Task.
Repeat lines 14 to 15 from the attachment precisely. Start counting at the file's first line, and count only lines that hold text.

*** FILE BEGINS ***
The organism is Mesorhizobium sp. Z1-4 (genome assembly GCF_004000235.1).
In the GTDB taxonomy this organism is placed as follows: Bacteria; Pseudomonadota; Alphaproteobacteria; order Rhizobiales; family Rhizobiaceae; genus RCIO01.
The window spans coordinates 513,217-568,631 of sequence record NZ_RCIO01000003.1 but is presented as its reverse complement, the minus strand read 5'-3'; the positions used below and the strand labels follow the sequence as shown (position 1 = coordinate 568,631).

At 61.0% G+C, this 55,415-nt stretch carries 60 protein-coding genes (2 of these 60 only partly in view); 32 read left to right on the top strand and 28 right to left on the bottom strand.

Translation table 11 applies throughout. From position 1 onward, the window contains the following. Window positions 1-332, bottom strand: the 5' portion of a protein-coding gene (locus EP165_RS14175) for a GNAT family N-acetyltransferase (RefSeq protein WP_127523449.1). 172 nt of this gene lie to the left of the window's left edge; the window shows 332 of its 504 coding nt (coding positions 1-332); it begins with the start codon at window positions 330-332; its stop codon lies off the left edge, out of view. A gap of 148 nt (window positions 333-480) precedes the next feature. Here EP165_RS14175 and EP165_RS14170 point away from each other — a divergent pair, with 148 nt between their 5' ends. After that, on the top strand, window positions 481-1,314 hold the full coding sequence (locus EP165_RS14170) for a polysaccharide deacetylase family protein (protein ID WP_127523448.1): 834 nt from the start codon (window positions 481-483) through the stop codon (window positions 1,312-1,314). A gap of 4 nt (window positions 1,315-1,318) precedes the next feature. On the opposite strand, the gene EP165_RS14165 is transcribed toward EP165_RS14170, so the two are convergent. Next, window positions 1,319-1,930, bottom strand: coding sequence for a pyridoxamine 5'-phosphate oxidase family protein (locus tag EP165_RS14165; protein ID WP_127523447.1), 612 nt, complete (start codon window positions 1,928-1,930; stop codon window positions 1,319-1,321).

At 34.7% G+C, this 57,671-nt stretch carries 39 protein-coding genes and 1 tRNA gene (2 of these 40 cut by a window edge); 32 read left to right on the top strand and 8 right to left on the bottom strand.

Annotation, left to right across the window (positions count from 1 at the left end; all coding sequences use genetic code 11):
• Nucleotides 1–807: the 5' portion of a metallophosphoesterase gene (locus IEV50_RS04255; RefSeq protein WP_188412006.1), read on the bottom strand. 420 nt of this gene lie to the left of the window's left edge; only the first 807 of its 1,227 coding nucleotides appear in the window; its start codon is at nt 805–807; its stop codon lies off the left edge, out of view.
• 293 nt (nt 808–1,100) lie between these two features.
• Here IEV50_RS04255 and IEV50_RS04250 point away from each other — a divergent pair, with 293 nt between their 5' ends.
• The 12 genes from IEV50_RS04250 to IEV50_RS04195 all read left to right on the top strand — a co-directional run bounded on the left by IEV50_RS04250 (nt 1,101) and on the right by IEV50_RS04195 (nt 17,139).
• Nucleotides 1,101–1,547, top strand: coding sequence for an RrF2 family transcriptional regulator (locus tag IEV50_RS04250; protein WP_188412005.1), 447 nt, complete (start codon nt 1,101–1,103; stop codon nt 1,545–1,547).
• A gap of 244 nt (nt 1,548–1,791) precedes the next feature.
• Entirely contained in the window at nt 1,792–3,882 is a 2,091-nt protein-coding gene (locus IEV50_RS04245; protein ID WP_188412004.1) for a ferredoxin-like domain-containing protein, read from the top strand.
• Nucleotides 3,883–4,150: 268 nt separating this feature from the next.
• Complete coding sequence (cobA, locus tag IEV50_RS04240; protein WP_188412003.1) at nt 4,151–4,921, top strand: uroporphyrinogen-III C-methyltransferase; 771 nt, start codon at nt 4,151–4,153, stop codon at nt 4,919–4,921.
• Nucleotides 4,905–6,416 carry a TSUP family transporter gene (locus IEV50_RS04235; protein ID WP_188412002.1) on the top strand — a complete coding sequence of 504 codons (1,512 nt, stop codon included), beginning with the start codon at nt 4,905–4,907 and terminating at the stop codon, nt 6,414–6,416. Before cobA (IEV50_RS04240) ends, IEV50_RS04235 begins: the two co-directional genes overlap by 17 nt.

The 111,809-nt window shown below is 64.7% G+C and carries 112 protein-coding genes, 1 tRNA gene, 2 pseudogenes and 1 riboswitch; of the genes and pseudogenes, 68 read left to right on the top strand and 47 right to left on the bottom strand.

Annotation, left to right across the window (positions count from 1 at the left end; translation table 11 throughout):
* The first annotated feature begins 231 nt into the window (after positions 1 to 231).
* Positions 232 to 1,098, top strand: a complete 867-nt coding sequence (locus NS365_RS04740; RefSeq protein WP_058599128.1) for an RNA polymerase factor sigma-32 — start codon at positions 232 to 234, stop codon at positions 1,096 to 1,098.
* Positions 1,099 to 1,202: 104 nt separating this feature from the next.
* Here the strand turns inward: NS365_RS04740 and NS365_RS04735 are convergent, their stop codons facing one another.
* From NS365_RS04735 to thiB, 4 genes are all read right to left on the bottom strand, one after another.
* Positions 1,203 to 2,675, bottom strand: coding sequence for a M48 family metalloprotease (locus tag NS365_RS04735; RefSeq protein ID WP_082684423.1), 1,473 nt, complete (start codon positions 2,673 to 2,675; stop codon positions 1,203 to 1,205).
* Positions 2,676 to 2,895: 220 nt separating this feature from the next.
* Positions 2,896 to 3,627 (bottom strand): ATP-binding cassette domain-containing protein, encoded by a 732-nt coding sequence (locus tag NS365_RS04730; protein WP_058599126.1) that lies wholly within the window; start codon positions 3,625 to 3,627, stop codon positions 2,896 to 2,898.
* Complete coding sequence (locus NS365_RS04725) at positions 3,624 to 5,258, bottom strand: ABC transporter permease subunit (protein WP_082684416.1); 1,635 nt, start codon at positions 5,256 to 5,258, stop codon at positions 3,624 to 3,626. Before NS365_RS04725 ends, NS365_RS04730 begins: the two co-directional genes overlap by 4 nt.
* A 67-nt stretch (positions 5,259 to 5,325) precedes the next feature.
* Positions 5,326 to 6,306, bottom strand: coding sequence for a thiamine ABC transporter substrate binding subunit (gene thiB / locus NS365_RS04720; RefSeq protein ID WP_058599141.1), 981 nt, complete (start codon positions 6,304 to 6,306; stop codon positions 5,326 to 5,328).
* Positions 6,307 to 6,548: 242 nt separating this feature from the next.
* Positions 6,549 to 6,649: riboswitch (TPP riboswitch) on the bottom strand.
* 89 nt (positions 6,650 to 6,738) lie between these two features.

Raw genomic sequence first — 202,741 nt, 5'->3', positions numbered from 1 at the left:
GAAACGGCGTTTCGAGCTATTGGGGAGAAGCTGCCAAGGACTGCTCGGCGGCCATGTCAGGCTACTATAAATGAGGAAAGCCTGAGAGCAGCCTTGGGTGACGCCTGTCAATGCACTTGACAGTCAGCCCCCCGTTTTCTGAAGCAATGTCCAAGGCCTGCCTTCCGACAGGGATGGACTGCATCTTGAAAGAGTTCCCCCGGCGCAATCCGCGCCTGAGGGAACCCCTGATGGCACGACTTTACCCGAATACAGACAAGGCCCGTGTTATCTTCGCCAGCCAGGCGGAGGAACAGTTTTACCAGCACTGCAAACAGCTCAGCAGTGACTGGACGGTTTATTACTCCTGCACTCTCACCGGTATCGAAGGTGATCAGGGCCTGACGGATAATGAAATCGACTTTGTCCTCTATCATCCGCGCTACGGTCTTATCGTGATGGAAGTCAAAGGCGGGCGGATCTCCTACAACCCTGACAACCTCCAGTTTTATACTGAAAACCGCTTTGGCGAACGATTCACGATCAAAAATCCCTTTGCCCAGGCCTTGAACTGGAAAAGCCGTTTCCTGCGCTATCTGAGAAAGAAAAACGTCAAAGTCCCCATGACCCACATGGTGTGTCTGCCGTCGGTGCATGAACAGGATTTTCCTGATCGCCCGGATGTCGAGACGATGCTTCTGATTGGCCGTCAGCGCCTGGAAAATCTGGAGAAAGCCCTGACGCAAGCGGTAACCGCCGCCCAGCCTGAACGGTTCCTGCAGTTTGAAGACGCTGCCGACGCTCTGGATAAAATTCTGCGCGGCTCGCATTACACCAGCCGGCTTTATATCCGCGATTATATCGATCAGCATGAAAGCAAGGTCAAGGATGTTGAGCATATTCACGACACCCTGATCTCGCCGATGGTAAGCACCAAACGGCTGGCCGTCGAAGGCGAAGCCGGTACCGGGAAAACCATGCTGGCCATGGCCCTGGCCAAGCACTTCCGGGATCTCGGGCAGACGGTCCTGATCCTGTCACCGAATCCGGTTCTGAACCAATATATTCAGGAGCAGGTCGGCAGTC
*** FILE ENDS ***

• Entirely contained in the window at nt 1,792–3,882 is a 2,091-nt protein-coding gene (locus IEV50_RS04245; protein ID WP_188412004.1) for a ferredoxin-like domain-containing protein, read from the top strand.
• Nucleotides 3,883–4,150: 268 nt separating this feature from the next.